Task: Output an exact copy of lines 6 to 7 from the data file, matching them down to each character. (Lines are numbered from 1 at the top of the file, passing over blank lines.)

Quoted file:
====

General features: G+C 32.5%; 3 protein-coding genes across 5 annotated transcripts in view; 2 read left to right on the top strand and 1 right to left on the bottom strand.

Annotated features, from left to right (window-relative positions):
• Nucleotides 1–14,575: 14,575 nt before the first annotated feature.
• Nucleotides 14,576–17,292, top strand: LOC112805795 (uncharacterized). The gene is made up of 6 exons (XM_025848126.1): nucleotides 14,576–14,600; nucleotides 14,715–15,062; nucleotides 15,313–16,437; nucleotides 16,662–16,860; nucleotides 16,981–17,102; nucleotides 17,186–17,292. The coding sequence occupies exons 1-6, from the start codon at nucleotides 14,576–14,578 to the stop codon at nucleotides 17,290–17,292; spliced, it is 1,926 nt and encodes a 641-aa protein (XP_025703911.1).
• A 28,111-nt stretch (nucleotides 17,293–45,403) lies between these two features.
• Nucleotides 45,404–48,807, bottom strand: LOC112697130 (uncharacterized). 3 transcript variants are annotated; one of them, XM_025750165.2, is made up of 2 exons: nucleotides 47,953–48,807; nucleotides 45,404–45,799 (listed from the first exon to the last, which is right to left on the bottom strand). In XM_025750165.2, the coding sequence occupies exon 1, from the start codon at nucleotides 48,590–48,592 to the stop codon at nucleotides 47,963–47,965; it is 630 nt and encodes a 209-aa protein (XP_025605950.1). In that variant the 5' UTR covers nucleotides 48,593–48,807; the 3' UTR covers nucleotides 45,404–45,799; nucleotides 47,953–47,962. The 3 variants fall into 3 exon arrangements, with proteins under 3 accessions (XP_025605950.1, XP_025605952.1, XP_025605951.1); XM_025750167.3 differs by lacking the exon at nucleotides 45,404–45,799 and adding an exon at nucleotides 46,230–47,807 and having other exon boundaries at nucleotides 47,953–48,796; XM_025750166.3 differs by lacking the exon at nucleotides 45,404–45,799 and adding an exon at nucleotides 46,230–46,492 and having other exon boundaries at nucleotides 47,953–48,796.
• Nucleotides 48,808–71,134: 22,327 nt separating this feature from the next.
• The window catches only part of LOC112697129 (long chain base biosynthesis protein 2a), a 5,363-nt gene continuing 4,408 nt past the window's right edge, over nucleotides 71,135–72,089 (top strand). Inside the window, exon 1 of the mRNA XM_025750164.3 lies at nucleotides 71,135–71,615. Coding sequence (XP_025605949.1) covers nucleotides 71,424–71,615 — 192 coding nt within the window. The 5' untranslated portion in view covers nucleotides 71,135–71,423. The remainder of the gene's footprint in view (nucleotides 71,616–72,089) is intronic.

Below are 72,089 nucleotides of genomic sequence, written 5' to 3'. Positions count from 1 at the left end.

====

• Nucleotides 45,404–48,807, bottom strand: LOC112697130 (uncharacterized). 3 transcript variants are annotated; one of them, XM_025750165.2, is made up of 2 exons: nucleotides 47,953–48,807; nucleotides 45,404–45,799 (listed from the first exon to the last, which is right to left on the bottom strand). In XM_025750165.2, the coding sequence occupies exon 1, from the start codon at nucleotides 48,590–48,592 to the stop codon at nucleotides 47,963–47,965; it is 630 nt and encodes a 209-aa protein (XP_025605950.1). In that variant the 5' UTR covers nucleotides 48,593–48,807; the 3' UTR covers nucleotides 45,404–45,799; nucleotides 47,953–47,962. The 3 variants fall into 3 exon arrangements, with proteins under 3 accessions (XP_025605950.1, XP_025605952.1, XP_025605951.1); XM_025750167.3 differs by lacking the exon at nucleotides 45,404–45,799 and adding an exon at nucleotides 46,230–47,807 and having other exon boundaries at nucleotides 47,953–48,796; XM_025750166.3 differs by lacking the exon at nucleotides 45,404–45,799 and adding an exon at nucleotides 46,230–46,492 and having other exon boundaries at nucleotides 47,953–48,796.
• Nucleotides 48,808–71,134: 22,327 nt separating this feature from the next.